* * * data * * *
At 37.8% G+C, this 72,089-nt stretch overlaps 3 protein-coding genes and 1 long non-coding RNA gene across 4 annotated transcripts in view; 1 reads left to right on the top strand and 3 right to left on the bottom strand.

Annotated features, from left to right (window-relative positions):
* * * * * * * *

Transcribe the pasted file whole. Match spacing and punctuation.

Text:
At 37.8% G+C, this 72,089-nt stretch overlaps 3 protein-coding genes and 1 long non-coding RNA gene across 4 annotated transcripts in view; 1 reads left to right on the top strand and 3 right to left on the bottom strand.

Annotated features, from left to right (window-relative positions):